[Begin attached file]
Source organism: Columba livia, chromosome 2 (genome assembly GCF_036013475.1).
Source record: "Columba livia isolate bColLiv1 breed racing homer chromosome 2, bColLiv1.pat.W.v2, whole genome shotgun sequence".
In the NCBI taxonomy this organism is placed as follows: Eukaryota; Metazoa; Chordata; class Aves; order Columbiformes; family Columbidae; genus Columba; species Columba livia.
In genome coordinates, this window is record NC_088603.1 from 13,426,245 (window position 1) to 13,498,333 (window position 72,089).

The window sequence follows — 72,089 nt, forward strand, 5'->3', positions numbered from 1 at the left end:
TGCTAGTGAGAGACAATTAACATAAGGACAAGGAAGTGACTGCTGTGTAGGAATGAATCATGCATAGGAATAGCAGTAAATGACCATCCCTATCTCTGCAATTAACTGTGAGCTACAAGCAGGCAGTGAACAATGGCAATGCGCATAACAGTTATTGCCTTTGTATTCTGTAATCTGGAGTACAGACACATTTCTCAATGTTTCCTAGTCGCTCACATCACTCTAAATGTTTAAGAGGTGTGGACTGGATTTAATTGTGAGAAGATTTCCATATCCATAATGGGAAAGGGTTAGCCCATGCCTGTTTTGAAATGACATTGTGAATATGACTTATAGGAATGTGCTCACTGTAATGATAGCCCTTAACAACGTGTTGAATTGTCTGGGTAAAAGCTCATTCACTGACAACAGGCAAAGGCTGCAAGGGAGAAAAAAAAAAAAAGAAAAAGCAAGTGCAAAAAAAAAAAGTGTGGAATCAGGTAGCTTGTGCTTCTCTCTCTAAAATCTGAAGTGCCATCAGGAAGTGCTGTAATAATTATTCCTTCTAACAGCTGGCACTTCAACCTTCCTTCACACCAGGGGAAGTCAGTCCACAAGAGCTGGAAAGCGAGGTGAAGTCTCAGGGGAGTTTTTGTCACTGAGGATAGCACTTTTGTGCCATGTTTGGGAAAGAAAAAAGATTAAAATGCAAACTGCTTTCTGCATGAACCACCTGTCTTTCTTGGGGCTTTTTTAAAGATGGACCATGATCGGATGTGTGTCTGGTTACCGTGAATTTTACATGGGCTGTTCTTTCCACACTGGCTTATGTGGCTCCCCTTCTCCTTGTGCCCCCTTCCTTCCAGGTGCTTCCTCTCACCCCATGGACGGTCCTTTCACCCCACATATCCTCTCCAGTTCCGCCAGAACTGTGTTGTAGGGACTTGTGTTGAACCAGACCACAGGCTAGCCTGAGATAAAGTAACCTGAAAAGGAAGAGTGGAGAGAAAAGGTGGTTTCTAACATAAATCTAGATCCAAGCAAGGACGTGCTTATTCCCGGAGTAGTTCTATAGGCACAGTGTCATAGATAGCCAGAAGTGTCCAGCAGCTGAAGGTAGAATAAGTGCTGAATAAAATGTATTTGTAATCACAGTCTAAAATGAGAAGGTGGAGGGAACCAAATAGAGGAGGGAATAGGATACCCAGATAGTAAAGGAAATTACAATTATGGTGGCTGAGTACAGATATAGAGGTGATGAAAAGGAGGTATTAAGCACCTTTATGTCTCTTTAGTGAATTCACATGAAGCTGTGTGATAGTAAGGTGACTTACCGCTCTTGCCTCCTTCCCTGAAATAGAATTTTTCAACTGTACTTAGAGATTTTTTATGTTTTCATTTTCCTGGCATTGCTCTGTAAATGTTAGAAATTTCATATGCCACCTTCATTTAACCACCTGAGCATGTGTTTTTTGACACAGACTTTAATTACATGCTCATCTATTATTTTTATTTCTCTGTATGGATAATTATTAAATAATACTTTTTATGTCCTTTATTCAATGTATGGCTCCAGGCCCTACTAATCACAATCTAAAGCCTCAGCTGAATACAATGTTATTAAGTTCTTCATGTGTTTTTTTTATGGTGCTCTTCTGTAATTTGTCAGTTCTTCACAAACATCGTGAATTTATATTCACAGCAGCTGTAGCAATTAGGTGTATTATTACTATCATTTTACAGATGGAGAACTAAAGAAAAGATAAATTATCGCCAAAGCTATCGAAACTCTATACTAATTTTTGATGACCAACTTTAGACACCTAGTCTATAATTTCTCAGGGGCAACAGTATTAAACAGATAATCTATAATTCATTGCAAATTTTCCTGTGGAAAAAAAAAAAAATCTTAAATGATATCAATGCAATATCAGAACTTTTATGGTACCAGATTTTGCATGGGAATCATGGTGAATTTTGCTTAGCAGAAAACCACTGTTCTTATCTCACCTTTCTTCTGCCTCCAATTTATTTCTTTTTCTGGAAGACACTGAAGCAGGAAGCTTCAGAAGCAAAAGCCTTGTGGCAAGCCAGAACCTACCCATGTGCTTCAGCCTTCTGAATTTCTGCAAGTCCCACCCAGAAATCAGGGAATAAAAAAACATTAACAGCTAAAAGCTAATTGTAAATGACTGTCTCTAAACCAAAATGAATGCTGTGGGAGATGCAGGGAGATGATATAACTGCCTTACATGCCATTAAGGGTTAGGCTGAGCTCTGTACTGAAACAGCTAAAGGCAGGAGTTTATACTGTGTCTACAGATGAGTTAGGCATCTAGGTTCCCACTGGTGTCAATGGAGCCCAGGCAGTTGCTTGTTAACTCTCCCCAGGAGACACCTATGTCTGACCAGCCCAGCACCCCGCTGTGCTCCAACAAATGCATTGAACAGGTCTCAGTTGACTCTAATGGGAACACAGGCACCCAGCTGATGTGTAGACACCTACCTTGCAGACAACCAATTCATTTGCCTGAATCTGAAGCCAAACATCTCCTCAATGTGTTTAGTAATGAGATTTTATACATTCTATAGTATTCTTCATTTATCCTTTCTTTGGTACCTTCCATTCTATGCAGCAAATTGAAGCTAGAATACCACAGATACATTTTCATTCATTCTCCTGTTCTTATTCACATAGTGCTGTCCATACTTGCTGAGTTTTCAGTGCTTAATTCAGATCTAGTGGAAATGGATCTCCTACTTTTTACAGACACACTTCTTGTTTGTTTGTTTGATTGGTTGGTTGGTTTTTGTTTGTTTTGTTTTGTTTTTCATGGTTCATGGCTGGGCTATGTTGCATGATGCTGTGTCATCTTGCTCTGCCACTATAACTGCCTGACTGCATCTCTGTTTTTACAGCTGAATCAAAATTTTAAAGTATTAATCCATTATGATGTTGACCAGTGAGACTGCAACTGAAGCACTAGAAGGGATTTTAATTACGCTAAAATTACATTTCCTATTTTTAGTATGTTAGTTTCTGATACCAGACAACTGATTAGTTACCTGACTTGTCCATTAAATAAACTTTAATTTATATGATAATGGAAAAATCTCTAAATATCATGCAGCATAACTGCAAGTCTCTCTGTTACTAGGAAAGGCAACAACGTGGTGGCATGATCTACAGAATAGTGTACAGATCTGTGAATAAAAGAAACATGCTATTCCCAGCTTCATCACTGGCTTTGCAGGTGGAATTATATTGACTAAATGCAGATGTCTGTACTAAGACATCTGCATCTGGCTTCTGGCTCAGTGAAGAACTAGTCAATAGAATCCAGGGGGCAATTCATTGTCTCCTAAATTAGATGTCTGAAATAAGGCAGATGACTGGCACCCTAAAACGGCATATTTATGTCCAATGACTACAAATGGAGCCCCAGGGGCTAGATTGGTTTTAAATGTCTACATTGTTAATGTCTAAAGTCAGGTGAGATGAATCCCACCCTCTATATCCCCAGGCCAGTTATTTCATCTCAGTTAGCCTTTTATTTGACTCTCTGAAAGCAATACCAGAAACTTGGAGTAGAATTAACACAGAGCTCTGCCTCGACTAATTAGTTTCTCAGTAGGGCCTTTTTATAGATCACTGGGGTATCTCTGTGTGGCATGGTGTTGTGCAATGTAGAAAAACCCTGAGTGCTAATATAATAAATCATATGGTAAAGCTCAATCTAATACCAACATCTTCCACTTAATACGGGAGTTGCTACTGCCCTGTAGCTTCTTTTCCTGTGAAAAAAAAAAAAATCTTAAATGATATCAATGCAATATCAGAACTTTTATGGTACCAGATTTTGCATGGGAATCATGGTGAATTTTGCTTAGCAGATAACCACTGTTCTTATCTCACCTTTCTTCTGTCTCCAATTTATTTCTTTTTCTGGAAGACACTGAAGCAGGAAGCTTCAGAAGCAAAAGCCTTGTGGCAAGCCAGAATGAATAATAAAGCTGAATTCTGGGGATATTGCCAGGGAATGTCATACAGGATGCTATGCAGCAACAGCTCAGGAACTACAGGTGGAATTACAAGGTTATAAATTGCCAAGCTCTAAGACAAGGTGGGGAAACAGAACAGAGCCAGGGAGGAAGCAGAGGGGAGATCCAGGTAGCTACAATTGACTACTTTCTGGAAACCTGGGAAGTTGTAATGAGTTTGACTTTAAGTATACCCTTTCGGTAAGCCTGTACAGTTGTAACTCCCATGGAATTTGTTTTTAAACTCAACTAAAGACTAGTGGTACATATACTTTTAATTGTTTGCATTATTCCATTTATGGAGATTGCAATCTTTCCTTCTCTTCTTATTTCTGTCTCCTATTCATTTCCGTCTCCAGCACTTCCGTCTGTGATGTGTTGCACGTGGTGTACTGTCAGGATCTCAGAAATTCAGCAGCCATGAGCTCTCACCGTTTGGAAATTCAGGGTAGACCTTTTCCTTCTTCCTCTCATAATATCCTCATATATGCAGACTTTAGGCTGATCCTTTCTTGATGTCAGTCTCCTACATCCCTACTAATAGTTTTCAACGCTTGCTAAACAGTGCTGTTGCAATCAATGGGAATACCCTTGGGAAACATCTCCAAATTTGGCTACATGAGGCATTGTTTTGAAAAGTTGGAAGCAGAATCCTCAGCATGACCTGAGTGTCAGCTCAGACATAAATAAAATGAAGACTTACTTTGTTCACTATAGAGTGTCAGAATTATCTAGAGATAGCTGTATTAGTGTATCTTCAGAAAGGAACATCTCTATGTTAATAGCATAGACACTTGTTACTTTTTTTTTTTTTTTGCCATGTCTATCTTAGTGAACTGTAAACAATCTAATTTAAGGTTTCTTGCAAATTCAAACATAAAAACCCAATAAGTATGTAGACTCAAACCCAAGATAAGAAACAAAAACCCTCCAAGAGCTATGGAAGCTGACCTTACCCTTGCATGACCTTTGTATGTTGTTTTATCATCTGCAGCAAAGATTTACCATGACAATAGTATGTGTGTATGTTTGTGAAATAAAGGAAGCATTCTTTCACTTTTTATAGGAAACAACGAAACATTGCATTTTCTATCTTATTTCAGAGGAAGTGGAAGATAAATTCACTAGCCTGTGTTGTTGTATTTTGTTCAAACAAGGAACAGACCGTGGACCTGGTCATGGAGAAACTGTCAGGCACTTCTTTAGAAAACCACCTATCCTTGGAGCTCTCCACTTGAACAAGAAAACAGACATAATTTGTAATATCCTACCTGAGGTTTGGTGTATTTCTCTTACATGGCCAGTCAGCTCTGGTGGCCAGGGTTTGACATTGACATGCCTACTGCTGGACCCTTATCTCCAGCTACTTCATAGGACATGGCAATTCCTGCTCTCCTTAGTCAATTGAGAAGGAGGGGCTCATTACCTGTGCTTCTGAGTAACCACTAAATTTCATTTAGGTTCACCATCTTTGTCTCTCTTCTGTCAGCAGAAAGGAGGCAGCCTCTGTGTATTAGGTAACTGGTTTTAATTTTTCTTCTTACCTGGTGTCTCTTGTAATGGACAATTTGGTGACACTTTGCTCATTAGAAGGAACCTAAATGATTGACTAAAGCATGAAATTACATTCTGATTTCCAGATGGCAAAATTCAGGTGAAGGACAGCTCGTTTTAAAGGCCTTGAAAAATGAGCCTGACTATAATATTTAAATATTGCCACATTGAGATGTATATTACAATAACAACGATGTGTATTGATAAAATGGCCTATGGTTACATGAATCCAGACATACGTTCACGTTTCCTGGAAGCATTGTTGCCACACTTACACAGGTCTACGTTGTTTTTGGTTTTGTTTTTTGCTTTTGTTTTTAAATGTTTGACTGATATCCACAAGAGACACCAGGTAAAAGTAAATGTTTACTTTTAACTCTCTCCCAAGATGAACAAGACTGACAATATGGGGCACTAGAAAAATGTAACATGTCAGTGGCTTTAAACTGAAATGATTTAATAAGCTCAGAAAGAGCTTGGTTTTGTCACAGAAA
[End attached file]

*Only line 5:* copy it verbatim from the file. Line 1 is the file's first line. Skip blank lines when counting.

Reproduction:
The window sequence follows — 72,089 nt, forward strand, 5'->3', positions numbered from 1 at the left end: